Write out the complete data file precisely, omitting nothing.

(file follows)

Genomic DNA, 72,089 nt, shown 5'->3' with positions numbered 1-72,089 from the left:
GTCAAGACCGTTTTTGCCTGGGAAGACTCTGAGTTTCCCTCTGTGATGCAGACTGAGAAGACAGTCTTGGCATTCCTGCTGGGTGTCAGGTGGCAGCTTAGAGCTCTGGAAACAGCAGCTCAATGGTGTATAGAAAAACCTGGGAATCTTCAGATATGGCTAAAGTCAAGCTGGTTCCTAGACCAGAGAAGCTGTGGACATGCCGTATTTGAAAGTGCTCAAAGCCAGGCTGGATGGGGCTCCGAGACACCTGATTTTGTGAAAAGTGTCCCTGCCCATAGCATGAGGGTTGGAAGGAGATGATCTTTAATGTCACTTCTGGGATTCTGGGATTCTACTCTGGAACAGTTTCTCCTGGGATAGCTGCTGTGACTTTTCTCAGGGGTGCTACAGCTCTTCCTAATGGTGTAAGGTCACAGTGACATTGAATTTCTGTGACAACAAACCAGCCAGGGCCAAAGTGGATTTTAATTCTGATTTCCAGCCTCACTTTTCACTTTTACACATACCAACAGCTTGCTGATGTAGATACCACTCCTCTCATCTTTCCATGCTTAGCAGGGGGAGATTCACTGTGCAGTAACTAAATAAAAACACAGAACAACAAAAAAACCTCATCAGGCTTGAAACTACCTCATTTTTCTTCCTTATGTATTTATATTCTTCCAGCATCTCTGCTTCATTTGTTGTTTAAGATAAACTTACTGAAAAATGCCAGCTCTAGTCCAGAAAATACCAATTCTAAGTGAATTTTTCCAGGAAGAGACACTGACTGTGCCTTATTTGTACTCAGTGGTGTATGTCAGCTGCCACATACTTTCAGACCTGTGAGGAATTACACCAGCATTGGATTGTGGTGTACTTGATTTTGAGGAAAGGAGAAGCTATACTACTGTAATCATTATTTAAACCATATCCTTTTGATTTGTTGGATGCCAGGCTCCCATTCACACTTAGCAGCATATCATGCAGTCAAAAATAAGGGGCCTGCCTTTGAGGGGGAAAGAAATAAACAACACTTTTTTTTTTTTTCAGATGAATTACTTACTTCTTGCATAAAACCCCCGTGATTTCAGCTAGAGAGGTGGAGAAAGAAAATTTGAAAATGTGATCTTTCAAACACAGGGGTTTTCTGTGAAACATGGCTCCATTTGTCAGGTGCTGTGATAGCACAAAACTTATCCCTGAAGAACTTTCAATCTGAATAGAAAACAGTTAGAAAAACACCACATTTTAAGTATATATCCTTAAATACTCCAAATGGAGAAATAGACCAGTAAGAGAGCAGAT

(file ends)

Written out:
Genomic DNA, 72,089 nt, shown 5'->3' with positions numbered 1-72,089 from the left:
GTCAAGACCGTTTTTGCCTGGGAAGACTCTGAGTTTCCCTCTGTGATGCAGACTGAGAAGACAGTCTTGGCATTCCTGCTGGGTGTCAGGTGGCAGCTTAGAGCTCTGGAAACAGCAGCTCAATGGTGTATAGAAAAACCTGGGAATCTTCAGATATGGCTAAAGTCAAGCTGGTTCCTAGACCAGAGAAGCTGTGGACATGCCGTATTTGAAAGTGCTCAAAGCCAGGCTGGATGGGGCTCCGAGACACCTGATTTTGTGAAAAGTGTCCCTGCCCATAGCATGAGGGTTGGAAGGAGATGATCTTTAATGTCACTTCTGGGATTCTGGGATTCTACTCTGGAACAGTTTCTCCTGGGATAGCTGCTGTGACTTTTCTCAGGGGTGCTACAGCTCTTCCTAATGGTGTAAGGTCACAGTGACATTGAATTTCTGTGACAACAAACCAGCCAGGGCCAAAGTGGATTTTAATTCTGATTTCCAGCCTCACTTTTCACTTTTACACATACCAACAGCTTGCTGATGTAGATACCACTCCTCTCATCTTTCCATGCTTAGCAGGGGGAGATTCACTGTGCAGTAACTAAATAAAAACACAGAACAACAAAAAAACCTCATCAGGCTTGAAACTACCTCATTTTTCTTCCTTATGTATTTATATTCTTCCAGCATCTCTGCTTCATTTGTTGTTTAAGATAAACTTACTGAAAAATGCCAGCTCTAGTCCAGAAAATACCAATTCTAAGTGAATTTTTCCAGGAAGAGACACTGACTGTGCCTTATTTGTACTCAGTGGTGTATGTCAGCTGCCACATACTTTCAGACCTGTGAGGAATTACACCAGCATTGGATTGTGGTGTACTTGATTTTGAGGAAAGGAGAAGCTATACTACTGTAATCATTATTTAAACCATATCCTTTTGATTTGTTGGATGCCAGGCTCCCATTCACACTTAGCAGCATATCATGCAGTCAAAAATAAGGGGCCTGCCTTTGAGGGGGAAAGAAATAAACAACACTTTTTTTTTTTTTCAGATGAATTACTTACTTCTTGCATAAAACCCCCGTGATTTCAGCTAGAGAGGTGGAGAAAGAAAATTTGAAAATGTGATCTTTCAAACACAGGGGTTTTCTGTGAAACATGGCTCCATTTGTCAGGTGCTGTGATAGCACAAAACTTATCCCTGAAGAACTTTCAATCTGAATAGAAAACAGTTAGAAAAACACCACATTTTAAGTATATATCCTTAAATACTCCAAATGGAGAAATAGACCAGTAAGAGAGCAGAT